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Mobile Phone Transmitter Causes Brain Tumours? 374

Posted by Zonk
from the rough-working-conditions dept.
Peter writes "Seven staff in the one building have been diagnosed with brain tumours, and everything seems to be pointing to the mobile phone towers located on the roof. The building is owned by RMIT University and an investigation is taking place. Five of the seven staff worked on the top floor of the building. Medical experts contacted by The Age Newspaper said no definitive link had been proved between mobile phone tower radiation and cancer."
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Mobile Phone Transmitter Causes Brain Tumours?

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  • From the article:
    Australian Medical Association president Mukesh Haikerwal said there was no proof of a connection but "if you get clusters of disease it's sensible to investigate."

    Dr John Gall, from private health company Southern Medical Services, which has been called in to assess the sick, said last night three of those affected had tumours showing symptoms consistent with radiation.

    But he said there was no causal link with the building based on preliminary observations.
    There you have it - three people with symptoms consistent with radiation exposure, so the Union demands the building is shut down, the link to the telephone tower is made & people panic.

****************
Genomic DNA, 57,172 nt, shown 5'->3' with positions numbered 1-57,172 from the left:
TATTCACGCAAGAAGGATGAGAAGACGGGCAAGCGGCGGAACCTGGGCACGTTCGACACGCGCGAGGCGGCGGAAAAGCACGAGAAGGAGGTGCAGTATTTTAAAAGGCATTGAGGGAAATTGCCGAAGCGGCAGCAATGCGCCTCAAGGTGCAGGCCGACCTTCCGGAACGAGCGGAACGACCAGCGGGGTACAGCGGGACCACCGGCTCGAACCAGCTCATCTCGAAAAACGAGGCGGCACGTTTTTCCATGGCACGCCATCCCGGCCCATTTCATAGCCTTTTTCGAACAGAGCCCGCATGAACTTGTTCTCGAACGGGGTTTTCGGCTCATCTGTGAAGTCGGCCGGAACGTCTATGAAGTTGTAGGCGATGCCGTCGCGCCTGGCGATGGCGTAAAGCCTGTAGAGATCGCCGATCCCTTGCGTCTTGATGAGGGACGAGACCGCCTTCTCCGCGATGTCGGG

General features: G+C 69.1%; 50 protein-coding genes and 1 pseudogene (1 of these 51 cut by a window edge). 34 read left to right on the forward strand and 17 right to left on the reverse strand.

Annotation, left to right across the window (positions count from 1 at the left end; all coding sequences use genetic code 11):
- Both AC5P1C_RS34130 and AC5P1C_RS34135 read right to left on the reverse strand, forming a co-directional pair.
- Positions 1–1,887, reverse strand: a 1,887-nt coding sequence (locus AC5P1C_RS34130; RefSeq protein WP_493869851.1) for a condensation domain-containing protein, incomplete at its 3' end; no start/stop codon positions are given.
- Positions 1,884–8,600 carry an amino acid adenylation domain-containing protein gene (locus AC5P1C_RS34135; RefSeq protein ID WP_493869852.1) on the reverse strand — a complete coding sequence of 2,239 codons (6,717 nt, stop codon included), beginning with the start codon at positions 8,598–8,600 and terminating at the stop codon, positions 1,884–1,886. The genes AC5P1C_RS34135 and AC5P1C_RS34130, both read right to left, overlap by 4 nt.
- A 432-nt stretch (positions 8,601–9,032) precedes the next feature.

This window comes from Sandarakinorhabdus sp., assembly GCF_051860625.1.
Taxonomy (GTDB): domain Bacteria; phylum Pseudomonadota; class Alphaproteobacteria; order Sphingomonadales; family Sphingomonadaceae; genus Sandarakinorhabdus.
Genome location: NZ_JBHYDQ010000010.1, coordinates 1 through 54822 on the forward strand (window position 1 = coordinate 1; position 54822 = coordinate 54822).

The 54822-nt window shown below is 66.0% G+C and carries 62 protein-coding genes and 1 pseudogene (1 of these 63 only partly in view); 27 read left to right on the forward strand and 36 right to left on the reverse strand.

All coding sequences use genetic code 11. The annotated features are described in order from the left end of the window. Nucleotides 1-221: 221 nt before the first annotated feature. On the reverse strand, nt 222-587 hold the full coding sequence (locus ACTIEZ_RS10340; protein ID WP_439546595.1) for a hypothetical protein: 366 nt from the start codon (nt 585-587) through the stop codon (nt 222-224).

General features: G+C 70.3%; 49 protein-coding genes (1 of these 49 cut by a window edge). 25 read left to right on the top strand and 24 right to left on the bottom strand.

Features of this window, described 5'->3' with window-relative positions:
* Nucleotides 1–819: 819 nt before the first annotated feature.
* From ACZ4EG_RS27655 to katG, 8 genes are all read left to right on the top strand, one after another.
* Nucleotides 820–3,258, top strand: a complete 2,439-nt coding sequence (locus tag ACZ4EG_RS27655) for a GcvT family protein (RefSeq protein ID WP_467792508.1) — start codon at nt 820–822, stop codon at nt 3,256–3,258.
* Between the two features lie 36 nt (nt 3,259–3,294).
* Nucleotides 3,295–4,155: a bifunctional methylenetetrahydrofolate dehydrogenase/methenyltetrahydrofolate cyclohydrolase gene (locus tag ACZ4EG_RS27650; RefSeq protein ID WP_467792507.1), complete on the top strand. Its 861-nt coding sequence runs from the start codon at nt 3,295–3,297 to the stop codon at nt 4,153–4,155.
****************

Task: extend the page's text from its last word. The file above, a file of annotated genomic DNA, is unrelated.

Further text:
Most likely is that the affected people were doing something together out of hours (after all, people who work together, often also play together). It's quite possible (after all, the IT in RMIT stands for Institute of Technology), that they were all building a home made breeder reactor [slashdot.org]

    In short, the only danger mobile towers hold, is when the fuckwit in the SUV doesn't see me on my bicycle, because he's too busy chatting to drive. (seriously, every time I've felt threatened, its been someone chatting on a cell phone)
  • Anyone worried about radio waves causing cancer can try to make that theory work. There is a huge barrier, however, in the form of a very very small number: Planck's Constant [britannica.com]. Planck's constant = 6.626068 x 10-34 m2 kg/S. It's that 10**-34 that makes it difficult for low-energy electromagetism like wireless transmissions to interact with chemical reactions. Thirty-four zeros is a LOT of zeros after the decimal point.

    Off topic: I've linked to the Encyclopedia Britannica above because the article about Planck's constant is very short. The article in Wikipedia is long. I've frequently seen the Encyclopedia Britannica be misleading because of the severe limitation placed on size of the articles due to paper costs. Wikipedia does not have that problem.
  • by Anonymous Coward on Friday May 12, 2006 @09:55AM (#15316955)
    Sometimes I'm wrong, but at least where I live, most commercial buildings have a metal base under the roof (steel, tin, aluminum, etc). And, generally, codes require the metal base be grounded--which makes roofs great for transmitting towers (they need a well grounded base).

    But if it *is* built like this, it is absolutely impossible that any radiation of any kind managed to get through that roof to the people below. Unless you want to prove Faraday wrong. I know I don't.